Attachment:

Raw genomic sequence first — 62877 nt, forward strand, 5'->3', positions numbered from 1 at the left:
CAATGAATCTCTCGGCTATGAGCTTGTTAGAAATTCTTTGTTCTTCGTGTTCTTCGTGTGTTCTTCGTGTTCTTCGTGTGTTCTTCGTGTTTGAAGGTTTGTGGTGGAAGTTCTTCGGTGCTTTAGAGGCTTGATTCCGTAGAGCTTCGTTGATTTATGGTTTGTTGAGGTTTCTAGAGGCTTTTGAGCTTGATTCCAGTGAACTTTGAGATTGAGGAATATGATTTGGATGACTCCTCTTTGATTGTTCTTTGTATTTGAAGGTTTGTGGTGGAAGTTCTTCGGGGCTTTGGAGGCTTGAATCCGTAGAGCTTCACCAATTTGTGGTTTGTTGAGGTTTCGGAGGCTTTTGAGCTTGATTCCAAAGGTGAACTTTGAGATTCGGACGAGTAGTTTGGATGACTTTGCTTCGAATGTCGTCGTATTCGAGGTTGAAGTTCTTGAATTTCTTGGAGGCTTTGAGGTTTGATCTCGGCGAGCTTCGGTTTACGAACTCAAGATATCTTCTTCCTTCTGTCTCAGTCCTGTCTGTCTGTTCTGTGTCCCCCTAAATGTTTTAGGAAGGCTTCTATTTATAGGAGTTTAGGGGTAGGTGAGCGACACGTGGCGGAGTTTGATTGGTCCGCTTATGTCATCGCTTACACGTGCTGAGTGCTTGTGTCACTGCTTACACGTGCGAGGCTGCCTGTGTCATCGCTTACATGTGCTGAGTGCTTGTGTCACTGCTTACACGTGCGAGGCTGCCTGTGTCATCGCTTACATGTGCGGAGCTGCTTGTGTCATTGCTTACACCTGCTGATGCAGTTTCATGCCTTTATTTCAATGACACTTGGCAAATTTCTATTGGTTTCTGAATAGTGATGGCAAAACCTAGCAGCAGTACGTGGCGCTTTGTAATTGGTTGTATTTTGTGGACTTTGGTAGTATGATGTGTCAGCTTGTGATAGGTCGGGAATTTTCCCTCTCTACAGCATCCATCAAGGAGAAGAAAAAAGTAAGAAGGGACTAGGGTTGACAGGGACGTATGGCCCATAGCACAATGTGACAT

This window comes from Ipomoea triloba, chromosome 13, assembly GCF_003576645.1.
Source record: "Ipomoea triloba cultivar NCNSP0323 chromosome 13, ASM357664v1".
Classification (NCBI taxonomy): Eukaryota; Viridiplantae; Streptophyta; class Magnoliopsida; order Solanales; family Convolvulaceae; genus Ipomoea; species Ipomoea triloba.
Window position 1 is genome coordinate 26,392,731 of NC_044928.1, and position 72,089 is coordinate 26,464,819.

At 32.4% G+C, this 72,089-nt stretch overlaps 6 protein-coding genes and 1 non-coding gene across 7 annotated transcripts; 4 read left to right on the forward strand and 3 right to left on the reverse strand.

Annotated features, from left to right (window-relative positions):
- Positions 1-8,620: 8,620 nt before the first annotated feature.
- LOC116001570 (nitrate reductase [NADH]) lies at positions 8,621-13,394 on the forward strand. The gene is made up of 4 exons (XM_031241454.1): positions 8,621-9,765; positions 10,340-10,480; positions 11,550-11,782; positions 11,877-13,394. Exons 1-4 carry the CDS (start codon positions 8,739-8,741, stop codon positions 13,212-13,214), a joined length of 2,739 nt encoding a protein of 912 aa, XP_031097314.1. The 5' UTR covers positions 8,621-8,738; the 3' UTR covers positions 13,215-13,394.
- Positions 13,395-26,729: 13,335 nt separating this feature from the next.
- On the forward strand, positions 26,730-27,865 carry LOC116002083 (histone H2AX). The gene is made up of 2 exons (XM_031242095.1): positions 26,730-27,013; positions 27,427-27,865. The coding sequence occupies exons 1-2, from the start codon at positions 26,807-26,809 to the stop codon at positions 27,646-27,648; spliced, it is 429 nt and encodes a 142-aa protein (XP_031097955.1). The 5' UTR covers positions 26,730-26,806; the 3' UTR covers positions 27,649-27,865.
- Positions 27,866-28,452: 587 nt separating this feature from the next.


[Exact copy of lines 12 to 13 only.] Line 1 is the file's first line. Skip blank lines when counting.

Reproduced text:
- On the forward strand, positions 26,730-27,865 carry LOC116002083 (histone H2AX). The gene is made up of 2 exons (XM_031242095.1): positions 26,730-27,013; positions 27,427-27,865. The coding sequence occupies exons 1-2, from the start codon at positions 26,807-26,809 to the stop codon at positions 27,646-27,648; spliced, it is 429 nt and encodes a 142-aa protein (XP_031097955.1). The 5' UTR covers positions 26,730-26,806; the 3' UTR covers positions 27,649-27,865.
- Positions 27,866-28,452: 587 nt separating this feature from the next.